Big Hero 6
2014, PG, 108 min. Directed by Don Hall, Chris Williams. Voices by Ryan Potter, Scott Adsit, Daniel Henney, James Cromwell, Alan Tudyk, T.J. Miller, Jamie Chung, Damon Wayans Jr., Genesis Rodriguez, Maya Rudolph.
REVIEWED By William Goss, Fri., Nov. 7, 2014
Another friggin’ superhero story that acknowledges comic-book tropes while rarely subverting them, Big Hero 6 is powered nonetheless by its witty charms, lively animation, and swift pace. Disney’s first foray into Marvel territory (without tying itself directly into their well-established onscreen universe) hits all the requisite beats of hardship and teamwork while playing in a more family-friendly key.
Teenage prodigy Hiro (voiced by Potter) prefers ’bot-fighting in the back alleys of San Fransokyo to hitting the books, but under the guidance of older brother Tadashi (Henney), Hiro is encouraged to give the local university’s robotics program a shot. It isn’t long before a tragedy leaves the already orphaned Hiro nearly family-less, but remaining in the aftermath is Baymax (Adsit), an inflatable, well-meaning, and persistently loyal companion that Hiro soon transforms into an exceedingly considerate crime-fighting machine.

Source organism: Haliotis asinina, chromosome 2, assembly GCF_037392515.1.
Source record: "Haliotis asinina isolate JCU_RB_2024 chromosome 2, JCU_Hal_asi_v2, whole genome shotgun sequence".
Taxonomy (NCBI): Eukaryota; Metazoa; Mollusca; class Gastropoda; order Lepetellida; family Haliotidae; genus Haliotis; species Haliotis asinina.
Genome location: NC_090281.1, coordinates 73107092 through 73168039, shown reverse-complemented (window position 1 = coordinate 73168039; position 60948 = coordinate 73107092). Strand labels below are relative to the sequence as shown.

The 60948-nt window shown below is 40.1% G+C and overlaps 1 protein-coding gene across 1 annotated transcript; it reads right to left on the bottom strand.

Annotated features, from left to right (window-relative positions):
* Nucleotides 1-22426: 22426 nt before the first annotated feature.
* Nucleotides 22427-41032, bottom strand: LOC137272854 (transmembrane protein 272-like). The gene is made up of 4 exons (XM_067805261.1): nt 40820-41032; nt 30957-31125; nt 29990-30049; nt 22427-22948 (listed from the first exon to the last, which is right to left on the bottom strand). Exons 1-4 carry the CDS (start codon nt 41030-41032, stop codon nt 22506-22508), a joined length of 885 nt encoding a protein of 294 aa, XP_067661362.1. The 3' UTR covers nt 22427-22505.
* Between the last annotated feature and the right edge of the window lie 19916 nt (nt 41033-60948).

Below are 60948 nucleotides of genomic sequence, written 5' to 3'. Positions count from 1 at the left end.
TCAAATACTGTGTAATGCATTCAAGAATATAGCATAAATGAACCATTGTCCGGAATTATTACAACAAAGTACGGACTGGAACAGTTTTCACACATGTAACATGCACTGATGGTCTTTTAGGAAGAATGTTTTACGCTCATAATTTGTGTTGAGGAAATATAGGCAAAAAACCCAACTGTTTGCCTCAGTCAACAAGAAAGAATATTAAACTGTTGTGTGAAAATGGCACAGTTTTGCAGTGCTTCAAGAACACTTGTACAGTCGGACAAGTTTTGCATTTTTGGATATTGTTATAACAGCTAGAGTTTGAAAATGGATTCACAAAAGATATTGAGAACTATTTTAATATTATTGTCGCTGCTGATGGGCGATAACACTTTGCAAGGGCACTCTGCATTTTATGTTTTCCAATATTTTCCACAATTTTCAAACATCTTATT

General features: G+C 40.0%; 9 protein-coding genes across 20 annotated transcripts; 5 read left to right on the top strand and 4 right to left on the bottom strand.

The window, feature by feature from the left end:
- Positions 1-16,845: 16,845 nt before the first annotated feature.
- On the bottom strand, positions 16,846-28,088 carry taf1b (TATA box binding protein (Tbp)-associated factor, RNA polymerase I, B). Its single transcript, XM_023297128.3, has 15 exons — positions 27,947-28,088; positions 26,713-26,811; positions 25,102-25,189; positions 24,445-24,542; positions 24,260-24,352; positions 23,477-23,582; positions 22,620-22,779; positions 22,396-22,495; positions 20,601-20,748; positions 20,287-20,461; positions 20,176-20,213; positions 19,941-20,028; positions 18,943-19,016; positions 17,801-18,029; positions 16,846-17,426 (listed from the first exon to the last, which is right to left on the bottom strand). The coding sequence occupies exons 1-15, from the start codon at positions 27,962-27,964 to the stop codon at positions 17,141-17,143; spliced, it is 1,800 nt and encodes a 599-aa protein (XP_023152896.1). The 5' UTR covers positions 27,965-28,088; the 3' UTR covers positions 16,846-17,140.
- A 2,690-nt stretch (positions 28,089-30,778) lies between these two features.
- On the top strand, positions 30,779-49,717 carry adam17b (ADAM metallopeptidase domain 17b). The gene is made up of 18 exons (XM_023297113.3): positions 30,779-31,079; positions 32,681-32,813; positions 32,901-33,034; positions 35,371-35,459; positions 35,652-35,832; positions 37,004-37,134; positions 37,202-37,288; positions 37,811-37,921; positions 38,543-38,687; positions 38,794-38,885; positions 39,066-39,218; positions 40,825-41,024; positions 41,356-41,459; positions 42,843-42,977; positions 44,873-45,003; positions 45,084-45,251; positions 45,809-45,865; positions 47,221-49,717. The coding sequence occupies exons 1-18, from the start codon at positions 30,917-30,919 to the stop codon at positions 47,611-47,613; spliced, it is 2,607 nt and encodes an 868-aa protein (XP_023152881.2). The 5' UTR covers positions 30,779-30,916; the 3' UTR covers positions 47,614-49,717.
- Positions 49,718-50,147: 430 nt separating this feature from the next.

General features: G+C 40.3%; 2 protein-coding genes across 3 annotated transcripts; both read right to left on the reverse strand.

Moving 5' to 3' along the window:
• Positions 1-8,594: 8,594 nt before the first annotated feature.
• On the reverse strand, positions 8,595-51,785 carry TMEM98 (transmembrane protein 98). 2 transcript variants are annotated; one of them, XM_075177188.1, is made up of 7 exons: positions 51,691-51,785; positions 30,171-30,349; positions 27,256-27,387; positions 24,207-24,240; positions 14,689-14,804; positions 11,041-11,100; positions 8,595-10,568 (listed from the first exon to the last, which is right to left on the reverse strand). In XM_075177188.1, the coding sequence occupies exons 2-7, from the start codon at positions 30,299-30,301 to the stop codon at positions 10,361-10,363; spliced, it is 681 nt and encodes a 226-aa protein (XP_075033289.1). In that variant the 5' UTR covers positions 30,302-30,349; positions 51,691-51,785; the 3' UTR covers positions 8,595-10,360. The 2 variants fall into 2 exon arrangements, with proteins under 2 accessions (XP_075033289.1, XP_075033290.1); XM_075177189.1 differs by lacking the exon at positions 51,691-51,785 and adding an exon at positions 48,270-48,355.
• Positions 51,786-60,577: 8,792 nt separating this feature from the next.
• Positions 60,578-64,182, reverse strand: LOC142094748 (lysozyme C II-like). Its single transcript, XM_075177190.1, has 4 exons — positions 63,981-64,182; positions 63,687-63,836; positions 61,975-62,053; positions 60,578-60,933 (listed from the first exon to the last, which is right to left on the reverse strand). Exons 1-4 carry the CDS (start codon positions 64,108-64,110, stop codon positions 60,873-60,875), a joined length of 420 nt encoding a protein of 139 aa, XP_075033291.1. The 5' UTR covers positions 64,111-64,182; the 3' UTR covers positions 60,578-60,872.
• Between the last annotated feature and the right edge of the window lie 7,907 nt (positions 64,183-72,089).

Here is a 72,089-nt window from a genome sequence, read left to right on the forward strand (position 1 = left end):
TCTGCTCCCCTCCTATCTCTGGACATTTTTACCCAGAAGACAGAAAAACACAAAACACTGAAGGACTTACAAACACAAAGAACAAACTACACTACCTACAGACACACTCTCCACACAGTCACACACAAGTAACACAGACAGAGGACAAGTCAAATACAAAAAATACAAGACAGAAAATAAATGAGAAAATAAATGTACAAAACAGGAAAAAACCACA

It isn’t much of a spoiler to reveal that the title refers to a team consisting of these two and four other souped-up crime-stoppers. With a quartet of credited writers shifting their focus between the assembly of Big Hero 6 and the bond between its two chief protagonists, Hero can feel like a piecemeal assembly of narratives: the origin story of countless other superhero movies, complete with a glowing whatsit threatening an entire metropolis; the boy-and-his-blank kinship shared by Pete’s Dragon, My Neighbor Totoro, and The Iron Giant; the nerd power mentality recently shared by the Cloudy With a Chance of Meatballs films.
Thankfully, those storylines are all populated with equally endearing characters, not least of which is Baymax himself (itself?): a cuddly, aloof beacon of compassion amid contrasting pursuits of justice. Even the city-blending backdrop of San Fransokyo lends a sense of visual distinction to the proceedings, with the action sequences – among them a spirited car chase and an aerial test run clearly indebted to the first How to Train Your Dragon – benefiting from the experience of co-directors Don Hall and Chris Williams, whose Bolt proved similarly adept at action.
Much like the majority of Marvel’s live-action fare, Big Hero 6 colors brightly enough inside the lines to forgive the typical story trappings. (And, of course, be sure to stay after the credits.)